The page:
// Loop
    while (1) {
        Delay(100);        // wait 100 ms

        if (PE0 == 0x00) { // if the switch is not pressed
            PE1 = 0x02;    // turn on the LED steadily
        } else {           // if the switch is pressed:
            PE1 ^= 0x02;   // toggle the LED
        }
    }
}

/**
 * Initializes port E pins for input and output
 */
void PortEInit(void) {
    volatile unsigned long delay;

    SYSCTL_RCGC2_R    |= 0x00000010;     // 1) E clock
    delay              = SYSCTL_RCGC2_R; // delay
    GPIO_PORTE_LOCK_R  = 0x4C4F434B;     // 2) unlock PortE
    GPIO_PORTE_CR_R   |= 0x03;           // allow changes to PE1, PE0
    GPIO_PORTE_AMSEL_R = 0x00;           // 3) disable analog function
    GPIO_PORTE_PCTL_R  = 0x00;           // 4) GPIO clear bit PCTL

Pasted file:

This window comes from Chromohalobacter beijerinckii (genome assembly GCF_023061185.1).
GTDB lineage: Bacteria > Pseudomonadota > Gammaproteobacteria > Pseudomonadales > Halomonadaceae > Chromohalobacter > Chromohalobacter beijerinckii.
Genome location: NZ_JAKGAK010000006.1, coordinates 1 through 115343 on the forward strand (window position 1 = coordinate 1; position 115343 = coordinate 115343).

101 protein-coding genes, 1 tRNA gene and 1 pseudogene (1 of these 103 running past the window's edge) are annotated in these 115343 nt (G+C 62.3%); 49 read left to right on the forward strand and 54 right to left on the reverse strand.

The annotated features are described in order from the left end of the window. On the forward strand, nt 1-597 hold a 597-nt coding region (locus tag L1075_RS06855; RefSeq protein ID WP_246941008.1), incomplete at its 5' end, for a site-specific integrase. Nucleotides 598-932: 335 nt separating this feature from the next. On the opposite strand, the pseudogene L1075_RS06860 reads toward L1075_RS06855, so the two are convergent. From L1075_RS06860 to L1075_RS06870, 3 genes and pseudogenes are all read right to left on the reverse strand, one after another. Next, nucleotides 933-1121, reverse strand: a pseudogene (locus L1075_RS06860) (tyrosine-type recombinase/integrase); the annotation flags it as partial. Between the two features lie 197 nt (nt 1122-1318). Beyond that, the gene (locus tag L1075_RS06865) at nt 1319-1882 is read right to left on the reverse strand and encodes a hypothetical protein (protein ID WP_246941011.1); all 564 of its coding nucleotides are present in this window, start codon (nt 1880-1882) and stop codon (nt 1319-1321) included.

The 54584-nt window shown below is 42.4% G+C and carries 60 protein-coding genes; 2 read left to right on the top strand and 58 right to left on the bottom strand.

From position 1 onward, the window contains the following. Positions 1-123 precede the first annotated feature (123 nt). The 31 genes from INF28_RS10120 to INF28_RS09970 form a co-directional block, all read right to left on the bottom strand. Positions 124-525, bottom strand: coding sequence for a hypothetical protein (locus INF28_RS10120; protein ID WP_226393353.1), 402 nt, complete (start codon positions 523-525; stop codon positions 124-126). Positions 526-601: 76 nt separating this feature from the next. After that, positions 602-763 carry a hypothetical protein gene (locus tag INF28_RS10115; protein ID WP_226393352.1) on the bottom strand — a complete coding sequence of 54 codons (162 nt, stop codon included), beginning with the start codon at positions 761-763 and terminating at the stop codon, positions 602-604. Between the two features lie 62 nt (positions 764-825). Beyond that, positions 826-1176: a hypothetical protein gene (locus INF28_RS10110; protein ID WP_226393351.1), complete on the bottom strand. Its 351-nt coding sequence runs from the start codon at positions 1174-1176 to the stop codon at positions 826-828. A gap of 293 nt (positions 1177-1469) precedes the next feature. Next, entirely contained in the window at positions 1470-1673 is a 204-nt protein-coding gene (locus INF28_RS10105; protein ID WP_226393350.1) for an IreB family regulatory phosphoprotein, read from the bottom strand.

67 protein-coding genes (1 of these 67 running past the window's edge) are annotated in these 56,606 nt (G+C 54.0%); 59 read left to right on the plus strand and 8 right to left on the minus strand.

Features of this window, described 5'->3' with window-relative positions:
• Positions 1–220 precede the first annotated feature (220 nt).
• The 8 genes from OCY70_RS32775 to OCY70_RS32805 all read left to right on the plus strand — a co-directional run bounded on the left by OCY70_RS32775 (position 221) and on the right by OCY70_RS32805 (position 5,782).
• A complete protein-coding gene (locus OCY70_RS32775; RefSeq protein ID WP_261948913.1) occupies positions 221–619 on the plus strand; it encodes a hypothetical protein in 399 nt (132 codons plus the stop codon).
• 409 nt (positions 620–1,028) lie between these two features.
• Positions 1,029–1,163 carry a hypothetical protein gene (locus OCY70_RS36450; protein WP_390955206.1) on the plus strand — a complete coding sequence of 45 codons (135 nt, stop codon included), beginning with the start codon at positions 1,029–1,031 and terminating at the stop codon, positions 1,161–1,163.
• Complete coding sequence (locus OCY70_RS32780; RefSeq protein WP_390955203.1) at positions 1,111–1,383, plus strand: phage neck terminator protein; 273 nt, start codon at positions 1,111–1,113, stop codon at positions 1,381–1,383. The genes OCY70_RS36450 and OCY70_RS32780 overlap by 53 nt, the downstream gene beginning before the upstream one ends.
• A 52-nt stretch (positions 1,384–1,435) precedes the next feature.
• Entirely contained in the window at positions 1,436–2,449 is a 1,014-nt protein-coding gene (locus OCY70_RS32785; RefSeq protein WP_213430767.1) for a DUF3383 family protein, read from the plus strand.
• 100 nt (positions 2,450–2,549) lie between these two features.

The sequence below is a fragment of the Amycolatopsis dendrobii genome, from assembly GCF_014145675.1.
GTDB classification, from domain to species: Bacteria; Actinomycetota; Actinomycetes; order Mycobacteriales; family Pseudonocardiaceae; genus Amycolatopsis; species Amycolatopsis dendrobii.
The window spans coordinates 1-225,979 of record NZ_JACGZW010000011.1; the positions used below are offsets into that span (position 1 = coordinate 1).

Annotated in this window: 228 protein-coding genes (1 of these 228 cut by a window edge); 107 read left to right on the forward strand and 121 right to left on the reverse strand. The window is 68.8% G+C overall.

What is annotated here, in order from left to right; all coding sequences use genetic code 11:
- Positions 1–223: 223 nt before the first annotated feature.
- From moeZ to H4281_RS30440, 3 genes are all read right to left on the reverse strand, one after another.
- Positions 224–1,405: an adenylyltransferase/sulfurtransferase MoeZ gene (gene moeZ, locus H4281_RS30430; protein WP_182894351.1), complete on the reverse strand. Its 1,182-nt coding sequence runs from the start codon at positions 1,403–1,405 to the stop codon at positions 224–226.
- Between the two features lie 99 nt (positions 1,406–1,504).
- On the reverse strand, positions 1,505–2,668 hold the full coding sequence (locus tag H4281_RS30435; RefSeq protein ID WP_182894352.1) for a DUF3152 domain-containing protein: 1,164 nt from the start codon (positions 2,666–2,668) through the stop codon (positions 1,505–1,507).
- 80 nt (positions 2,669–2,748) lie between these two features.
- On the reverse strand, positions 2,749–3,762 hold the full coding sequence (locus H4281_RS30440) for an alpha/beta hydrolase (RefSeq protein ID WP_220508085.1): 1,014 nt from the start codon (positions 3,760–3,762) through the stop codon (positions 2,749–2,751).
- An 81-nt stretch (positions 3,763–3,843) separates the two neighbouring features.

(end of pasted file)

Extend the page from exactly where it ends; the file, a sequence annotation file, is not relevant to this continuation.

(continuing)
GPIO_PORTE_DIR_R  |= 0x02;           // 5) PE0 input, PE1 output
    GPIO_PORTE_AFSEL_R = 0x00;           // 6) no alternate function
    GPIO_PORTE_DEN_R  |= 0x03;           // 7) enable digital pins PE1, PE0
}

/**
 * Delays in units of milliseconds
 *
 * @param  ms   number of milliseconds to delay
 *
 * @assumption  80-MHz clock
 */
void Delay(unsigned long ms) {
    unsigned long count;

    while (ms) {
        count = 15998; // approximately 16000 to delay 1 ms

        while (count) {
            count--;
        }
        ms--;
    }
}

SIMULATOR TESTING:

REAL-BOARD TESTING:

Lab 8 is the first lab we work on the breadboard, so it’s very interesting. In the next post, I’ll come up with my tips on the Delay() function. Thanks for reading!